Skip to main content
Best News Website or Mobile Service
WAN-IFRA Digital Media Awards Worldwide 2022
Best News Website or Mobile Service
Digital Media Awards Worldwide 2022
Hamburger Menu




Parliament passes Bill to safeguard Singapore’s energy security and reliability in the long term

03:03 Min
Parliament passed a Bill on Tuesday (Nov 2) to provide the Energy Market Authority (EMA) with more powers to secure Singapore’s electricity supply, as the country transits to cleaner sources of energy. Melissa Goh reports.

SINGAPORE: Parliament passed a Bill on Tuesday (Nov 2) to provide the Energy Market Authority (EMA) with more powers to secure Singapore’s electricity supply, as the country transits to cleaner sources of energy.

EMA will now be able to acquire, build, own and operate critical infrastructure.

These include energy storage solutions, transmission infrastructure and open cycle gas turbines (OCGT), which refer to generation units that can be brought online quickly to augment any shortfall in power capacity.

The existing OCGTs in Singapore are more than 30 years old and are “long overdue” for replacement, said Second Minister for Trade and Industry Tan See Leng in Parliament. 

“These quick response units are necessary for the security and reliability of our electricity system. However, there is little private sector interest to build these units as they are less competitive compared to Combined Cycle Gas Turbines,” he said, adding that the amended law will allow EMA to step in to build OCGTs.

Where needed, EMA will also be able to directly operate the critical infrastructure or set up a subsidiary to do so.

Under the Energy (Resilience Measures and Miscellaneous) Bill, EMA’s borrowing powers will be expanded, allowing it to issue bonds, in addition to borrowing through commercial or government loans, to finance the construction of critical infrastructure.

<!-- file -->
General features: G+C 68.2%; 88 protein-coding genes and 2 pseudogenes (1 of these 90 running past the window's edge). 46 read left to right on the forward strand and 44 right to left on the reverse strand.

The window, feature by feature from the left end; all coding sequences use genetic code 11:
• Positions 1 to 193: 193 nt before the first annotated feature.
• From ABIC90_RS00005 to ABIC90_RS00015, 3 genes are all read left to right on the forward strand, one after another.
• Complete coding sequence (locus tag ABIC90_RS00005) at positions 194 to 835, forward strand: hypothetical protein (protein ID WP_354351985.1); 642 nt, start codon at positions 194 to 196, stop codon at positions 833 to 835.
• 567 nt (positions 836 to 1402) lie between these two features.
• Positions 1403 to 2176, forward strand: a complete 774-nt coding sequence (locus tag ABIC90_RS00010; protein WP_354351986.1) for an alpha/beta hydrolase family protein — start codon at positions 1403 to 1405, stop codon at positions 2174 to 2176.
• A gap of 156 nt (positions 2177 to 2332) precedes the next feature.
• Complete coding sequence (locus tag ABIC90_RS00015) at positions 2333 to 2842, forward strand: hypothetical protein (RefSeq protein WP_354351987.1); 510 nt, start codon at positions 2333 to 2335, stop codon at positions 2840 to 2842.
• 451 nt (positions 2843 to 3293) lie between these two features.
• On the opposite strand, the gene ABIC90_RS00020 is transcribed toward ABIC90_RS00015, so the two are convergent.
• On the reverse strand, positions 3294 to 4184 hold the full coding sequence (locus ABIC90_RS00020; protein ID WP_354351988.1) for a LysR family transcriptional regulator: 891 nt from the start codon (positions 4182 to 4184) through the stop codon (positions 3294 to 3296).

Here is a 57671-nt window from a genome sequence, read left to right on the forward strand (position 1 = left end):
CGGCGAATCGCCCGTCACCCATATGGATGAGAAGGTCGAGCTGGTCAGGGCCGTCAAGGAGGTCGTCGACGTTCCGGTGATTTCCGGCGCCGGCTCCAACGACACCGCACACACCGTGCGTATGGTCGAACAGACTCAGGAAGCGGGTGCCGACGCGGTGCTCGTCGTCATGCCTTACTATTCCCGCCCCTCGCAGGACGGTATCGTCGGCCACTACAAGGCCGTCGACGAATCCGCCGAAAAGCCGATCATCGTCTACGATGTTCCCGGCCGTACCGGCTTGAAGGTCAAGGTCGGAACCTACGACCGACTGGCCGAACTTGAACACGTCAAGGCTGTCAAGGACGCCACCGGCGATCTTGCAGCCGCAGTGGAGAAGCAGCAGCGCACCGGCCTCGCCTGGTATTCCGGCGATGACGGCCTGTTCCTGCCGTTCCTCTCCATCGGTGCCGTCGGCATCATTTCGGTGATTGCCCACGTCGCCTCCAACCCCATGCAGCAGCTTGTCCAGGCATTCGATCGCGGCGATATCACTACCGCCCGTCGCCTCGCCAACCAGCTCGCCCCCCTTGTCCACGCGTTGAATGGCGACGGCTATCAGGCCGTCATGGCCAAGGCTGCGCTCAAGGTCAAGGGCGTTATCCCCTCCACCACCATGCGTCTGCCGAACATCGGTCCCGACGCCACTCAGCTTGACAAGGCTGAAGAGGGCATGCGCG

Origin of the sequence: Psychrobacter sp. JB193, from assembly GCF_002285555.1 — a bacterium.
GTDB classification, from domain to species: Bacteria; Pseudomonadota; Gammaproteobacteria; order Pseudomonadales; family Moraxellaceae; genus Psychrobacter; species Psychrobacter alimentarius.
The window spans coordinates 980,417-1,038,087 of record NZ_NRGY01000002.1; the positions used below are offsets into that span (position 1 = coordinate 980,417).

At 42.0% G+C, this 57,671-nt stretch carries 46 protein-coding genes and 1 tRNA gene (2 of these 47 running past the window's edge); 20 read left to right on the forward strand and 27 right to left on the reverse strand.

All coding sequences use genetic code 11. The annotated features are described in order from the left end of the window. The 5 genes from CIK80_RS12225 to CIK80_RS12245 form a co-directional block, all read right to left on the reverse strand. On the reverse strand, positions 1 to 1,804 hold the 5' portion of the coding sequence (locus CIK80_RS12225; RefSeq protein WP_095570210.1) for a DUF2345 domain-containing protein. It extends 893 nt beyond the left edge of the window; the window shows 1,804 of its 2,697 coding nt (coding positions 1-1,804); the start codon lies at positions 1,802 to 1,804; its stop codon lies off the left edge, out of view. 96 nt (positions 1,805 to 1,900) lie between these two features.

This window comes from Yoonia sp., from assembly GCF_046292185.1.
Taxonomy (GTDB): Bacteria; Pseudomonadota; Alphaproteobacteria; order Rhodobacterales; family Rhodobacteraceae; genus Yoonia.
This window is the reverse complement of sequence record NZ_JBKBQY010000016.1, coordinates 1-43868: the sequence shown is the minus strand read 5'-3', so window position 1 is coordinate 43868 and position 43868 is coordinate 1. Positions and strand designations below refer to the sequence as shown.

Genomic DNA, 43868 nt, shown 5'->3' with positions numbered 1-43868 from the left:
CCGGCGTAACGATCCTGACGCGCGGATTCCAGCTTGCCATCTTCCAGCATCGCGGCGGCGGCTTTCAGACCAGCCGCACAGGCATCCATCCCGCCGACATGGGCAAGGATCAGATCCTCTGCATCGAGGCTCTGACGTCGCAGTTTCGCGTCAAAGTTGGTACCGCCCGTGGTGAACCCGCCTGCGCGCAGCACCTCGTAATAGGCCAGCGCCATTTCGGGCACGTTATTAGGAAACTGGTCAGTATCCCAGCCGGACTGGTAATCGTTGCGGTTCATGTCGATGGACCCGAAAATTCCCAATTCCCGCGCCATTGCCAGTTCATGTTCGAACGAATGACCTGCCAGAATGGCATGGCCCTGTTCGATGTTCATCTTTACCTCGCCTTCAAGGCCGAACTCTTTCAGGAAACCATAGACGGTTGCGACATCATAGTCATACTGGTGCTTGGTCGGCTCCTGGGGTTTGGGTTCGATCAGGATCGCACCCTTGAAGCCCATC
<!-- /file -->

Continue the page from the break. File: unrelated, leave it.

Noting concerns from power generation companies about the impact of EMA’s new powers on electricity prices and market competitiveness, Dr Tan gave the assurance that the agency will explore alternative solutions before stepping in to provide the required critical infrastructure. 

“This amendment is worded broadly to provide EMA with the flexibility to react to the wide range of scenarios which may undermine the security, stability and reliability of our energy sector,” said the minister. “Our preference is for the private sector to build, own and operate the electricity infrastructure.”

He added that EMA will put safeguards in place to ensure that it does not compete unfairly against private generation companies.

For example, EMA may set up a separate subsidiary to own and operate a generating unit, and will put in place proper procedures and governance structures to mitigate any conflict of interests, Dr Tan said.

Other amendments include enhancing the protection of critical electricity and gas infrastructure by making it an offence to damage protective infrastructure housing cables or pipelines such as cable tunnels.


During the debate on the Bill, several Members of Parliament, including Mr Melvin Yong (PAP-Radin Mas) and Mr Gerald Giam (WP-Aljunied), raised concerns about the Open Electricity Market, following the recent exit of several energy retailers.

Over the past three weeks, iSwitchOhm EnergyBest Electricity, UGS Energy and SilverCloud Energy have pulled out of the market, citing volatile market conditions after a spike in wholesale energy prices.

According to Dr Tan, these five retailers had supplied electricity to about 9 per cent of all consumers, including both residential households and commercial users.

He reiterated that the Open Electricity Market remains viable, adding that the Government is “very, very mindful” of the higher electricity bills that households and businesses will face.

The Government has been providing targeted assistance, he said, including U-Save rebates to help lower- and middle-income families with utility expenses, as well as programmes to raise awareness of electricity conservation.